December 29th, 2009

Raven Grill – Identity Crisis, Quoth the Raven

In 5 Words: Enchiladas, Open, Warm, Predictability, Hodge-Podge

When your Saturdays and Sundays become busier than the days you’re actually at work, you know you’re doing something right. Such is the case today as I travel from Washington Avenue to the Museum District and then head over to Rice Village. Each stop brings something completely different: Football and beer, Startups and beer, and finally, a trip to Raven Grill to meet up with some of Aaron’s family, which involves less drinking than my first two stops. Not that I’m drunk at this point, but there’s definitely a lethargy involved with imbibing at various hours of the day leading up to sunset.

We’re already at the Caroline Collective – predictably on Caroline Street – when Aaron invites me to dinner with his extended family. Truthfully, I’m tempted to forgo the pomp and circumstance of a family dinner and just grab some fast food on my way back home. The anti-social nature of such a Saturday night is not lost on me. As one of my favorite songs says, “if you’re not lonely when you’re alone, then there’s something wrong.” Instead, I decide to smother that urge and agree to tag along.

I follow Aaron down Caroline to Binz, taking a right on the street that will eventually change names to Bissonett; the home of Raven Grill. It’s much darker and colder tonight than I anticipated. I should have remembered to carry a winter coat with me. Living in Houston makes you forget about layering up and its importance to your overall health.


We pull into the small, L-shaped parking lot of Raven Grill. There are many more spots than I had expected. Glancing at my watch, I realize it’s 9:30PM. I guess the optimal dining hour has passed. Most people have already eaten and moved on to their evening activities. Tonight, there’s a 38% chance that those plans include hot cocoa with marshmallows and sitting around the fireplace.

The connecting tables now able to seat ten are just to the right of the entrance as we walk in. Aaron’s wife and her aunt, uncle and two cousins are already seated. We are late. Luckily, we can’t lay claim to being the latest. We are still waiting on another cousin and his friend before we begin ordering. I turn down a glass of wine, opting instead, for the more hydrating effects of the water sitting before me.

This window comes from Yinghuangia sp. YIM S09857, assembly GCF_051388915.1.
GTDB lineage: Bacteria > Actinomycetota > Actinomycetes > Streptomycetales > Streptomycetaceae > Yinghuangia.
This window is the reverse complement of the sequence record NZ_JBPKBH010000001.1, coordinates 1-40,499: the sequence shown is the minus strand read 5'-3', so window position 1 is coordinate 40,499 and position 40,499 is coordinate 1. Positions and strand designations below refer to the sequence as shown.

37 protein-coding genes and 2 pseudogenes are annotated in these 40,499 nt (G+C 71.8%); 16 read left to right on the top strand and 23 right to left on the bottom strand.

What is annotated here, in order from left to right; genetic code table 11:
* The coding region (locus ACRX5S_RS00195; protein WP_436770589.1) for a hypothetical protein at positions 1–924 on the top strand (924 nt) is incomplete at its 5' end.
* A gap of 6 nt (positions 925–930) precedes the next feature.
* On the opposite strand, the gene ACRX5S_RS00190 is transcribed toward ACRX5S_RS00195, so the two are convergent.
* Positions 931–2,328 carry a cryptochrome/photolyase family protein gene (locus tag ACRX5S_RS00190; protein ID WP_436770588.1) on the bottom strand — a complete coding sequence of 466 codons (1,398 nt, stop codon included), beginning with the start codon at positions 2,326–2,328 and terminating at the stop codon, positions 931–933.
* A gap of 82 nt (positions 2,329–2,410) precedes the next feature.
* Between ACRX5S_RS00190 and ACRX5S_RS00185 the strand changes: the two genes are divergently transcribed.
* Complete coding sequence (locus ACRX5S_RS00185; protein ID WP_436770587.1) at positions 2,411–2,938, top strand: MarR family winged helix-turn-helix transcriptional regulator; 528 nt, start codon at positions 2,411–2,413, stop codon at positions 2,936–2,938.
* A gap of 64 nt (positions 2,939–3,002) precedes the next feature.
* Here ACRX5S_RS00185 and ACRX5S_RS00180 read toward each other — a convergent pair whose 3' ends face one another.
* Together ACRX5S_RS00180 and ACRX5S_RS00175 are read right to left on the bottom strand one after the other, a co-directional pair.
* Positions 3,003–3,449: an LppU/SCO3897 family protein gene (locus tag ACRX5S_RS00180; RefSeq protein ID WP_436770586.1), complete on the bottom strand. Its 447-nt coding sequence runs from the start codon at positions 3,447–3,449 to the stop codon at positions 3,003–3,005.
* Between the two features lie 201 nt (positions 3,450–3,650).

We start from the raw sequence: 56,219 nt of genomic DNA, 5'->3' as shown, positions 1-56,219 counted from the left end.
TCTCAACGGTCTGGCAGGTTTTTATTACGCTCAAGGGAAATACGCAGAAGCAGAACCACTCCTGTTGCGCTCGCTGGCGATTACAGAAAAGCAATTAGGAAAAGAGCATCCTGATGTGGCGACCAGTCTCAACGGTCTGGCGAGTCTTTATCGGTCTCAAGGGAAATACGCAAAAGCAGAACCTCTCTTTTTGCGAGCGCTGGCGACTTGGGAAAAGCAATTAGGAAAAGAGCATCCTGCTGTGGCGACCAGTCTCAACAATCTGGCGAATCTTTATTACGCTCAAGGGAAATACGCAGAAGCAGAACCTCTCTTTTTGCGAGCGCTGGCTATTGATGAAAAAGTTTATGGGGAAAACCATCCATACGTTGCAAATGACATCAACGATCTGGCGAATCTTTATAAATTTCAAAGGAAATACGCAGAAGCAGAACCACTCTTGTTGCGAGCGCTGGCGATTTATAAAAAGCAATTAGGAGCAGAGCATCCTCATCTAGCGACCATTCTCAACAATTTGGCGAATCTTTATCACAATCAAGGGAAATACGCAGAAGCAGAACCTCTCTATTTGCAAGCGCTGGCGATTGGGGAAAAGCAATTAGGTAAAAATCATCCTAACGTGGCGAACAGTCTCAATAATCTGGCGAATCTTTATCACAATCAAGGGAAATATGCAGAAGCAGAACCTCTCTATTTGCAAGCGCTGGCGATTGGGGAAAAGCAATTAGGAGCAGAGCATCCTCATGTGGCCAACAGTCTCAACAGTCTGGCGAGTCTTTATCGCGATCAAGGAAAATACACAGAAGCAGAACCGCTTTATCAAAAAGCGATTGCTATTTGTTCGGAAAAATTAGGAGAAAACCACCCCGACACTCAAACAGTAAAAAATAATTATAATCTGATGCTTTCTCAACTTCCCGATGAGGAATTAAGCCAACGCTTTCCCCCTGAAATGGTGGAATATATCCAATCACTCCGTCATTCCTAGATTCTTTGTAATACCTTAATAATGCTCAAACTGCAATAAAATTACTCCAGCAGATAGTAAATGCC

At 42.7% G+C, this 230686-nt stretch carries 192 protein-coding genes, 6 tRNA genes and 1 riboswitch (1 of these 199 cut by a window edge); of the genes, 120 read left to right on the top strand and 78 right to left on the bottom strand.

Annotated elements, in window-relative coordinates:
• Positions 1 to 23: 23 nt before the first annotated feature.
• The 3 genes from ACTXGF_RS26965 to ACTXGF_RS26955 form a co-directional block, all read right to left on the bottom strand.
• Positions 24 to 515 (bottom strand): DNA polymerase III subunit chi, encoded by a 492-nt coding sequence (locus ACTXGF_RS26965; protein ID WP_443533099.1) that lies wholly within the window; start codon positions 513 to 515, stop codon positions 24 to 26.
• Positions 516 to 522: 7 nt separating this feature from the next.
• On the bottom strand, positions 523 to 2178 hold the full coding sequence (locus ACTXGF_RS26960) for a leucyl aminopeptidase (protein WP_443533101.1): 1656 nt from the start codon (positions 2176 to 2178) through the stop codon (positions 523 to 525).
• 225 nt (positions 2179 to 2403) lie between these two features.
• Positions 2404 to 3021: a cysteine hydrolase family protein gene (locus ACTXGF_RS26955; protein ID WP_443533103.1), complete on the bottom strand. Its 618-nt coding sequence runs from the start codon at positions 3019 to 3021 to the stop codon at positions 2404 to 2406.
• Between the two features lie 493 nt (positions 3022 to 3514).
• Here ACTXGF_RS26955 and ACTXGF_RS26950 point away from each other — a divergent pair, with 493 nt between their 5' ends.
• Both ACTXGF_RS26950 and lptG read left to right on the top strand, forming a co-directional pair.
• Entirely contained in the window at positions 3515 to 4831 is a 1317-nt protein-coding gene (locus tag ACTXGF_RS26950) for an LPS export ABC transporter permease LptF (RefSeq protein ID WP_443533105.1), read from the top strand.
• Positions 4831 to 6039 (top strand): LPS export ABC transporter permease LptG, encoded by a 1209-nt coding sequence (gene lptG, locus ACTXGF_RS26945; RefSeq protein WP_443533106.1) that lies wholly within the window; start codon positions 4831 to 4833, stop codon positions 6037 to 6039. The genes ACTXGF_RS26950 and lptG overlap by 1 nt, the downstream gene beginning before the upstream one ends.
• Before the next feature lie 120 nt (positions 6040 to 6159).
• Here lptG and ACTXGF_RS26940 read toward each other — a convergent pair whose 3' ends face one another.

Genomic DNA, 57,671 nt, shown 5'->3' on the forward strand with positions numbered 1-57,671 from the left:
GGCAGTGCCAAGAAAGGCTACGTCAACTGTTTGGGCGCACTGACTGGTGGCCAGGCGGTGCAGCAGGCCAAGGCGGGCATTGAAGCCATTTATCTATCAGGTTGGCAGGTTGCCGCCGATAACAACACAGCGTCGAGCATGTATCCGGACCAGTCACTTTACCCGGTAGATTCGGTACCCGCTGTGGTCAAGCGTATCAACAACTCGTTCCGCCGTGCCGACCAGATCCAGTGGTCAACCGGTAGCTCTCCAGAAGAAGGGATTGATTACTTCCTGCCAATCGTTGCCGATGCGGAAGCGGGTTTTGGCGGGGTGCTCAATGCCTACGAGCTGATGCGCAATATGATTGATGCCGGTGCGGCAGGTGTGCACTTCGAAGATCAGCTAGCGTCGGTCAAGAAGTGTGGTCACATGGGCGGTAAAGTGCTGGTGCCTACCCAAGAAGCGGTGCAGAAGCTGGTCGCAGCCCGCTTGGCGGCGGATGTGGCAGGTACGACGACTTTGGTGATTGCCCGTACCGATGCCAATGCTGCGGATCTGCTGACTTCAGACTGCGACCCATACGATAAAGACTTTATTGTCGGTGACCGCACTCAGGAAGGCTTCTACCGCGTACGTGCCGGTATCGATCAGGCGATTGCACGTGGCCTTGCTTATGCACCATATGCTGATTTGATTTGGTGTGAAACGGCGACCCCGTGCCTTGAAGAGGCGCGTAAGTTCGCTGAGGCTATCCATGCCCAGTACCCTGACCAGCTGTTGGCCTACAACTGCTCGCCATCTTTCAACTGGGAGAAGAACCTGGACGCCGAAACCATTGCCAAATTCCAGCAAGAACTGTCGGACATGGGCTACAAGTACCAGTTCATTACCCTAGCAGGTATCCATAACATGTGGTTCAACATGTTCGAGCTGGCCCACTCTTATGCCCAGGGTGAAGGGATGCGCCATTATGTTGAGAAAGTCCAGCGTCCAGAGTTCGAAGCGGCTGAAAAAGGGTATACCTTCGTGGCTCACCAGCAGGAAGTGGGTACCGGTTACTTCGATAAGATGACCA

The menu is a hodge-podge of different items and I can’t really tell if there is a central theme to the culinary stylings. Everything from Fried Calamari to Sweet Potato and Spinach Enchiladas has found its way onto the menu. Each item seems distinct and unconnected to the next. For instance, the Margherita Grilled Cheese comes directly after Blue Corn Fried Catfish Sandwich in the “Sandwiches and Burgers” category. In my odd universe this is comforting. It’s like I’ve just pulled up to an upscale version of McDonald’s with a world of food in front of me.

The final two stragglers of our party sit down and the rush is on to get our order in before they kick us out. Why is it that you can look at a menu for nearly thirty minutes and never make a decision? The order is always a pressure-packed fifteen-second spontaneous revelation. On this particular night, I blurt out “Seafood Enchiladas” when the waitress is hovering over me, waiting, with her pen poised. Perhaps the moment wasn’t as serious as “life flashing before my eyes” but certainly my dinner choices zipped before my eyes.


With closing time nearing at the Raven Grill, the restaurant has been relatively quiet, but with our ten orders ringing through, the kitchen furiously clangs to life as the cooks try to push out our food so that they may finish for the night. One of the beauties of an open kitchen in a mostly empty restaurant is being able to know that your food is coming before the waitress does. As the trays of food are brought over to our table, the plates are carefully dispersed among the group by our waitress, who is trying to get everyone eating so that she might make it home at a reasonable hour.

Conversation dies as each one of us dives into our food. Hungry stomachs override the need to continue conversations. My seafood enchiladas are predictable (just an enchilada with the shrimp treasure hidden in melted cheese) and served with rice and beans. Aaron, next to me, cuts into his steak, an option that I hadn’t considered, but now wish I had. It’s thick and juicy and has the distinct smell that only a cut of meat cooked on a wood grill can achieve.


The food vanishes quickly, and the checks are asked to be split as the last of the silverware finds its resting place on empty dishes. I’ve escaped Raven Grill with a bountiful meal in my stomach for less than $20, which pleases me. What pleases even more is that the group has decided to take the party to Anvil. We’re a more predictable bunch than the enchiladas ever could be.


Where – 1916 Bissonet, Houston, TX 77098 (View Map)
What – Enchiladas to Ribeyes to Sanwiches
Wear – Class It Up a Little Bit, Nothing Over the Top
How Much – You Can Go Expensive or Not, Your Choice
When – Mon 5PM – 10PM; Tues-Thurs: 11AM – 10PM; Fri-Sat: 11AM – 11PM; Sun: 11AM – 9PM

— Paul


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